U.S. Supreme Court

Supreme Court to Consider First Amendment Rights of Conductors in Recopyright Case

A Denver music conductor who wants his orchestras to perform foreign works that were once in the public domain is getting a hearing before the U.S. Supreme Court.

University of Denver music professor Lawrence Golan conducts several small orchestras, and he says it’s too expensive to perform foreign compositions that were taken out of the public domain and placed under copyright protection, the Denver Post reports. He has joined with other plaintiffs to challenge a 1994 recopyright law that removed thousands of foreign works from the public domain and gave them copyright protection. The law was enacted to help the United States comply with international treaties protecting the copyrights of American works.

Works taken out of the public domain include compositions by Sergei Prokofiev, Dmitri Shostakovich and Igor Stravinsky; films by Alfred Hitchcock and Federico Fellini; and books by C.S. Lewis, Virginia Woolf and H.G. Wells, according to a press release.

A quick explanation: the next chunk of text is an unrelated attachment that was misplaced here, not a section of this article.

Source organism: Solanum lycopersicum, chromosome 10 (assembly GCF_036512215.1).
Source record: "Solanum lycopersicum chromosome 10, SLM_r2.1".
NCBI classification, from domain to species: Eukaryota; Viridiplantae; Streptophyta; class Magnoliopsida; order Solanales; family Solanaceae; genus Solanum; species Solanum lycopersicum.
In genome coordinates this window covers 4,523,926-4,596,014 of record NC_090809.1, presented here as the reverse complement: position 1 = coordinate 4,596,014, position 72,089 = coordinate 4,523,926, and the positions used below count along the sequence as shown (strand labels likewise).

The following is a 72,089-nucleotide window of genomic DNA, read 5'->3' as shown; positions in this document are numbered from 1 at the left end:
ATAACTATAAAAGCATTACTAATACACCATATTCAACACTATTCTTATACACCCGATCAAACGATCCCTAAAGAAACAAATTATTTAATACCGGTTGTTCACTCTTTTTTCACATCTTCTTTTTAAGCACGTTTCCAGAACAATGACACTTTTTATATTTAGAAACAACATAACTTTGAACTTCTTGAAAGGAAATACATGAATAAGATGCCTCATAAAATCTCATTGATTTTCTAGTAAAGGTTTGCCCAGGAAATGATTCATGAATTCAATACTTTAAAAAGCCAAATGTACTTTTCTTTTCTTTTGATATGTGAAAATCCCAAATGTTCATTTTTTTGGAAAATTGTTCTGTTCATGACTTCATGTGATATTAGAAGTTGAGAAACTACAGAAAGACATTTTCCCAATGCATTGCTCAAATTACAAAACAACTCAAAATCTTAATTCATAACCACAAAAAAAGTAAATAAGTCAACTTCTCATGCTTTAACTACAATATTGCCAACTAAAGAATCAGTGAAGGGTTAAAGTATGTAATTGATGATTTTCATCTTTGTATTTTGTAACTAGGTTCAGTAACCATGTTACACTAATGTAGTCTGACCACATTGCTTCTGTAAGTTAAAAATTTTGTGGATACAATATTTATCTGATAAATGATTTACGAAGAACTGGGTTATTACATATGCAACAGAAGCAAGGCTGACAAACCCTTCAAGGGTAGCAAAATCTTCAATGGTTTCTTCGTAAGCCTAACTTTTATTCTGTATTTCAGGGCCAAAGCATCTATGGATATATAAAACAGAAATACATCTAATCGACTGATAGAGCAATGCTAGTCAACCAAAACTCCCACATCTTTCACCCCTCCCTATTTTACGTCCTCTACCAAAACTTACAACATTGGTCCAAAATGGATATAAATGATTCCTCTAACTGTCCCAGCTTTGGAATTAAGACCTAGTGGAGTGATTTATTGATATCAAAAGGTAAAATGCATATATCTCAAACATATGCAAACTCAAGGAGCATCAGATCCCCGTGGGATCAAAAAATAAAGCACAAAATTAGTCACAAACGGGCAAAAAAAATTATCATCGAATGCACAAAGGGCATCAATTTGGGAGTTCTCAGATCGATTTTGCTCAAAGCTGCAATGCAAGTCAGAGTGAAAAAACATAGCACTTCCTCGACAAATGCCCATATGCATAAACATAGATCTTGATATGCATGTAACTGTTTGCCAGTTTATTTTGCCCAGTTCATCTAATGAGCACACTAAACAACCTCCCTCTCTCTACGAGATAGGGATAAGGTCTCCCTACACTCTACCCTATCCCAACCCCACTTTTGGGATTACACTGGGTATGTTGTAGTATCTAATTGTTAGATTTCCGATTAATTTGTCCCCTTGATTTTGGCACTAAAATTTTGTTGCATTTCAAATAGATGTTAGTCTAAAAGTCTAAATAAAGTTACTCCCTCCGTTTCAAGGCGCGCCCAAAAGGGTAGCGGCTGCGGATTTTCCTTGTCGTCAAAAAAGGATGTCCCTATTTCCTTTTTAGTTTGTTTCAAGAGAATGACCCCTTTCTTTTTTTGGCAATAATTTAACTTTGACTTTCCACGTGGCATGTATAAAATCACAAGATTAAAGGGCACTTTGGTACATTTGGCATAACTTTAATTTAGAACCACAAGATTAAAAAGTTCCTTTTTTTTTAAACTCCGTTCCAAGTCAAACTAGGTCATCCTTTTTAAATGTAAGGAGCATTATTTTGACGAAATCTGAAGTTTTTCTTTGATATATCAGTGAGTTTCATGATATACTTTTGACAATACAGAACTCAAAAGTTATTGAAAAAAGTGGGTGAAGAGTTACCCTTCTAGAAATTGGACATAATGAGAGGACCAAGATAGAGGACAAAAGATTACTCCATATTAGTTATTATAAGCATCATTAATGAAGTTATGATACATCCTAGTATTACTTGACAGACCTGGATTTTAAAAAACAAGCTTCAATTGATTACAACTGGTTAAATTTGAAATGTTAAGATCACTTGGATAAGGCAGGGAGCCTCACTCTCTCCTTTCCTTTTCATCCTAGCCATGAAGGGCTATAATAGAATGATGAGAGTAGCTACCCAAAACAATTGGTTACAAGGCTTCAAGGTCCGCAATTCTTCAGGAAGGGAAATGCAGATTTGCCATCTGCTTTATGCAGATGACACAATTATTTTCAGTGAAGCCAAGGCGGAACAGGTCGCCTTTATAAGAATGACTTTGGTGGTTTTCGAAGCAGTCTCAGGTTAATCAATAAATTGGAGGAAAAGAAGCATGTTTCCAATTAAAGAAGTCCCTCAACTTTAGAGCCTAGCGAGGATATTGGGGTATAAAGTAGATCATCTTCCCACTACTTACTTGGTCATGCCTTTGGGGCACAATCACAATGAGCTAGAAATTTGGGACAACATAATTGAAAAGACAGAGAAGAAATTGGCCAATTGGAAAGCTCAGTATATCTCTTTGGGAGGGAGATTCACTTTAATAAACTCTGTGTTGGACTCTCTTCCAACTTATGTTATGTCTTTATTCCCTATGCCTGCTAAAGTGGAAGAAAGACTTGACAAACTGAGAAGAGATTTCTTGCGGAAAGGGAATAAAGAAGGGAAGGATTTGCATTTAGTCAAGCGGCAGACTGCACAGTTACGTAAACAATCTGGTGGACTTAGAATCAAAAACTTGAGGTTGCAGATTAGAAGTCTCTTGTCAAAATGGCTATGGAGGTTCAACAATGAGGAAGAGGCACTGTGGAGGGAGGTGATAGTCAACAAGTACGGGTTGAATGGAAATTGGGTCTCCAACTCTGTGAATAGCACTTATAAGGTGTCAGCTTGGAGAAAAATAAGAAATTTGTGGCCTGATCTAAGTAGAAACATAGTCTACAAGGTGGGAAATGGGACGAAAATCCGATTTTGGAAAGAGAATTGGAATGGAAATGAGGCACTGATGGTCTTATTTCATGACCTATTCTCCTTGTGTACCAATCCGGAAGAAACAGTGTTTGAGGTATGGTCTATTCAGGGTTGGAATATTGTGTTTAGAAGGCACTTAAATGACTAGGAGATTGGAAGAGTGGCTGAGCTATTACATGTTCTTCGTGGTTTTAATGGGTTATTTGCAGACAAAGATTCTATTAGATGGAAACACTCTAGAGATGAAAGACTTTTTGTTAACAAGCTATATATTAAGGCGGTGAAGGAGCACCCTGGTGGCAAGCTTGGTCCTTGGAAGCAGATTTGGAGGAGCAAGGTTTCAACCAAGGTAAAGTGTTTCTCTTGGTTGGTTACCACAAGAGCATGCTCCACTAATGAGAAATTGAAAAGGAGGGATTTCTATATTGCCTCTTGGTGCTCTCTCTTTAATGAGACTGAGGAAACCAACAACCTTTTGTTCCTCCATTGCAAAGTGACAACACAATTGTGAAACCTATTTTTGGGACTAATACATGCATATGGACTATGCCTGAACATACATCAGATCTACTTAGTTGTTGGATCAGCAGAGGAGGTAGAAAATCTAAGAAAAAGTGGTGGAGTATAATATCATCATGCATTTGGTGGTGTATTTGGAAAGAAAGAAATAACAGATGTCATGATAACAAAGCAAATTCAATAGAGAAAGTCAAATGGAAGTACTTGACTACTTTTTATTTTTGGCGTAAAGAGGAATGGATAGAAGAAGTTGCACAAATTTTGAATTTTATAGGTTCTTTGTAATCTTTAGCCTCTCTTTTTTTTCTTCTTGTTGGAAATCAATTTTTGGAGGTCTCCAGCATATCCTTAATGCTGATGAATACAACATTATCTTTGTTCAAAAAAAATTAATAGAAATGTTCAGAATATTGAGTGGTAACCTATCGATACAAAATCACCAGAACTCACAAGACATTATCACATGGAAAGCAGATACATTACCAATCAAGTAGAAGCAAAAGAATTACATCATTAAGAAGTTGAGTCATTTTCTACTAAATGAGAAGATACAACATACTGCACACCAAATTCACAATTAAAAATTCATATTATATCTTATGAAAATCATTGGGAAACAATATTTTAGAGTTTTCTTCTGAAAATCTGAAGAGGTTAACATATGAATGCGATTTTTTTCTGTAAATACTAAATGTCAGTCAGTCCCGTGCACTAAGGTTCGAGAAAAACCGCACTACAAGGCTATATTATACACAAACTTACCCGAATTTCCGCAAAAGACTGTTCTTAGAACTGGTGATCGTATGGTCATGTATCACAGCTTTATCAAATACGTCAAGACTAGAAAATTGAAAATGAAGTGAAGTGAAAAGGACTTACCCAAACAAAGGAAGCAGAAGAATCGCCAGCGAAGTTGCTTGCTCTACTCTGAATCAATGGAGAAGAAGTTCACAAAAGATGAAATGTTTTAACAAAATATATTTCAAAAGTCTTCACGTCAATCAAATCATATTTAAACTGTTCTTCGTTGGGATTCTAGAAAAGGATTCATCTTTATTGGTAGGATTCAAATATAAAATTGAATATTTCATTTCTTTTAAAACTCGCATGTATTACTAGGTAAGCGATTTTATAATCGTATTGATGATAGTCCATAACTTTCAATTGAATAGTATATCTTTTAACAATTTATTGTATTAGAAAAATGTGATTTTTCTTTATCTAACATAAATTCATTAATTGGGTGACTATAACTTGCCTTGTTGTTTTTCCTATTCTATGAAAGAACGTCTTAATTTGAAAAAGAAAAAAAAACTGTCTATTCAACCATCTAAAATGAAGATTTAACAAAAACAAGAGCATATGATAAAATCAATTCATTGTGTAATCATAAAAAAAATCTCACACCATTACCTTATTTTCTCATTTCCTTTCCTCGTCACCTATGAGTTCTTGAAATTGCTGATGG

Besides Golan, the plaintiffs include educators, performers, film archivists and motion picture distributors, according to the cert petition (PDF). They are represented by lawyers from Stanford Law School’s Fair Use Project and from Wheeler Trigg O’Donnell.

The case raises two constitutional issues, Publishers Weekly reports. The first is whether the law violates the First Amendment rights of those who performed and distributed the affected works. The second is whether removing works from the public domain violates the copyright clause, which gives Congress the authority to grant copyrights for “limited times.”

The federal government had advised the Supreme Court to reject the cert petition, SCOTUSblog reports. The case is Golan v. Holder.

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